On October 14th, 2015 Cassini flew within 1,142 miles of Saturn’s moon Enceladus to catch the first-ever close up picture of its north pole.
Two more Enceladus fly-bys are planned, one in a few weeks and one in mid-December. These will be the last visits to Enceladus for Cassini whose mission ends in 2017.
The October 28th pass will come within 30 miles of Enceladus and has an ambitious goal. To quote NASA:
“During this encounter, Cassini will make its deepest-ever dive through the moon’s plume of icy spray, collecting images and valuable data about what’s going on beneath the frozen surface. Cassini scientists are hopeful data from that flyby will provide evidence of how much hydrothermal activity is occurring in the moon’s ocean, and how the amount of activity impacts the habitability of Enceladus’ ocean.”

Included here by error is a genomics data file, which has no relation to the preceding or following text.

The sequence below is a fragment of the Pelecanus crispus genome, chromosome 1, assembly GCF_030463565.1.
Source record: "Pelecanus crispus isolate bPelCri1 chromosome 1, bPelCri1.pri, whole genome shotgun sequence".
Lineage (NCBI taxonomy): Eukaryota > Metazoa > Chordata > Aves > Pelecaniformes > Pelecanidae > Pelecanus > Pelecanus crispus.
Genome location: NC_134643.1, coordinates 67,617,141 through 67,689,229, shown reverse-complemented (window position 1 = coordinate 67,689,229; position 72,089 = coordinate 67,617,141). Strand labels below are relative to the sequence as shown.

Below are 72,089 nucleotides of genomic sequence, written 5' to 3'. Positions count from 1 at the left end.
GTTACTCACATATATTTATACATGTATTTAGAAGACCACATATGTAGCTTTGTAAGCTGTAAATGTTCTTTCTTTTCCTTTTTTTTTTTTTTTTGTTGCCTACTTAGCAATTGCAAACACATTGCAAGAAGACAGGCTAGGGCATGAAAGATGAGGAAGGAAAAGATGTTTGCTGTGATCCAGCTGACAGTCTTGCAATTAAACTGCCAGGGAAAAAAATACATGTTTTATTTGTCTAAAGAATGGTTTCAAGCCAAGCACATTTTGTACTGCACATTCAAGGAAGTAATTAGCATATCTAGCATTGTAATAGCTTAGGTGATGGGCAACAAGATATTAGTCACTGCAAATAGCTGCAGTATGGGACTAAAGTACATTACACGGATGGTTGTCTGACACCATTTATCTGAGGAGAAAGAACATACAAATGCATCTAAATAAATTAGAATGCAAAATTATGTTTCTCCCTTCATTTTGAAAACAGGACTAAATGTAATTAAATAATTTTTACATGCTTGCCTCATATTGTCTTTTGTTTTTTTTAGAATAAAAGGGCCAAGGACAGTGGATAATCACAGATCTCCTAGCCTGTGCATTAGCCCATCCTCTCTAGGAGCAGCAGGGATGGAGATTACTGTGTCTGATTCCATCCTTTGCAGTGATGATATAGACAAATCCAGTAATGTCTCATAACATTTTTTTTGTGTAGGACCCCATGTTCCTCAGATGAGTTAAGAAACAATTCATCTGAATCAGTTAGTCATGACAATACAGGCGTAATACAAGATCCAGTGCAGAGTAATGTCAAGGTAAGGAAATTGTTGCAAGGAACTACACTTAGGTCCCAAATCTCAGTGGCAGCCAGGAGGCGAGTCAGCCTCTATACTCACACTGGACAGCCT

There is probably a less dramatic, more understated way to describe an upcoming event of such potential importance but thankfully I am unaware of it.
Think of what is happening! Since the plumes were discovered by Cassini in 2005 and raised the possibilities of thermal life-generating activity in the waters of Enceladus, we have not been able to do much more than wonder about their composition.
In a few weeks Cassini with its spectrometers, dust collector and particle analyzer will fly through this mix and perhaps tell us something about what’s happening in an ocean on another world.
No doubt NASA is right not to raise expectations. But the possibilities are exciting!